Campbell v. Nassau County Sheriff Department of Corrections et al
MEMORANDUM AND ORDER: Campbell's requests to proceed in forma pauperis are denied pursuant to the three-strikes provision of § 191S(g). If Campbell wishes to proceed with these suits, he must submit the $400.00 filing fee in each action within 14 days of the date of this Order. If he fails to pay either filing fee within that time, the corresponding complaint shall be dismissed. Ordered by Judge Carol Bagley Amon on 11/15/2017. (Fernandez, Erica)
UNITED STATES DISTRICT COURT
EASTERN DISTRICT OF NEW YORK
5 fW 1 6 2317 it
NOT FOR PUBLICATION
MEMORANDUM AND ORDER
-againstNASSAU COUNTY SHERIFF
DEPARTMENT OF CORRECTIONS;
SOT. CURTIN #81; OFFICER
NOT FOR PUBLICATION
MEMORANDUM AND ORDER
-againstNASSAU COUNTY SHERIFF
DEPARTMENT OF CORRECTIONS;
SGT. CURTIN #81; OFFICER
MCKINNEY #2285; OFFICER
AMON,United States District Judge:
Plaintiff Glen Campbell, who is currently incarcerated at the Nassau County Correctional
Center,initiated the instant actions in this Court by filing two pro se complaints alleging violations
of 42 U.S.C. § 1983 related to the conditions of his confinement. Campbell requested leave to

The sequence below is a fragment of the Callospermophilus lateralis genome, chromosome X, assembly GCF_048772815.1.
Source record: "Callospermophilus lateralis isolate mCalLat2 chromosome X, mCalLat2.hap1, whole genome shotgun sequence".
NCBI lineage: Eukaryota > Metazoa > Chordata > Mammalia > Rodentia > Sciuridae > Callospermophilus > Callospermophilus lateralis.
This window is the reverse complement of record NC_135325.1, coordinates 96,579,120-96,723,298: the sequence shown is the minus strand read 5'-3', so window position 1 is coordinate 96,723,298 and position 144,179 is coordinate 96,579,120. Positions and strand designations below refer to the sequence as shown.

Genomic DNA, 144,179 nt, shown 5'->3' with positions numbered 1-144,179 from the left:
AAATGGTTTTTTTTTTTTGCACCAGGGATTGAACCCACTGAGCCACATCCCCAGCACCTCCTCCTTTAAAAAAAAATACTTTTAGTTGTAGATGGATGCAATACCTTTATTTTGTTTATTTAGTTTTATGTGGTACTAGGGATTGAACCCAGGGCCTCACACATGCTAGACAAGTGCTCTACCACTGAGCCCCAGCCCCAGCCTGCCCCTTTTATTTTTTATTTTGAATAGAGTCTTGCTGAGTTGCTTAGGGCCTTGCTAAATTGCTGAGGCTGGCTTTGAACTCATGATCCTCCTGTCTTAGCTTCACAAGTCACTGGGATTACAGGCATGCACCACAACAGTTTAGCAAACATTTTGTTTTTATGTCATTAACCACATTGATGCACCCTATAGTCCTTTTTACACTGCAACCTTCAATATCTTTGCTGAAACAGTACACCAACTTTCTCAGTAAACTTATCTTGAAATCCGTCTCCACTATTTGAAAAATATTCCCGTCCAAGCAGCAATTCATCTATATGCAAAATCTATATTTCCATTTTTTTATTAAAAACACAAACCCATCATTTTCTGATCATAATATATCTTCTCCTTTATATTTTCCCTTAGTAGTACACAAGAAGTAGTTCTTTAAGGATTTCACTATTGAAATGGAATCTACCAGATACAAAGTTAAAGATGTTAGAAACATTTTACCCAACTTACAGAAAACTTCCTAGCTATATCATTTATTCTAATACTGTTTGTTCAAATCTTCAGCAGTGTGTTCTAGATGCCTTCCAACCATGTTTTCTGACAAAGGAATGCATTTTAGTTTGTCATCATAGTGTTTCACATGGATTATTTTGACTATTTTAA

proceed in forma pauneris rather than pay the normal filing fee in both actions. For the reasons
stated below, those requests are denied.
Campbell has filed at least three prior suits in this Court related to his confinement in the
Nassau County Correctional Center and on Rikers Island. See Campbell v. N.Y.C. Dep't of Corr..
No. 13-CV-7088 (CBA)(LB)(filed Nov. 27, 2013)(^"Campbell fh Campbell v. Armor Corr.
Health. Inc.. No. 14-CV-504 (CBA)(LB)(filed Jan. 23, 2014)('"Campbell 11"!: Campbell v.
Nassau Ctv. Sheriff Dep't of Corr.. No. 14-CV-505(CBA)
(LB)(filed Jan. 23,2014)("Campbell
III"). In each action, Campbell sought— and, in Campbell I and Campbell II. ultimately received
—^permission to proceed in forma pauperis pursuant to 28 U.S.C. § 1915. However, after
conducting the sua sponte review required by 28 U.S.C. § 1915(e)(2), the Court dismissed each
action for failure to state a claim upon which relief can be granted. See Campbell L No. 13-CV-
7088 (CBA)(LB), 2014 WL 354767 (E.D.N.Y. Jan. 29, 2014); Campbell II. No. 14-CV-504
(LB),2014 WL 4207612(E.D.N.Y. Aug. 25,2014); Campbell III. No. 14-CV-505(CBA)
(LB)(E.D.N.Y. July 30, 2014)(D.E.# 4).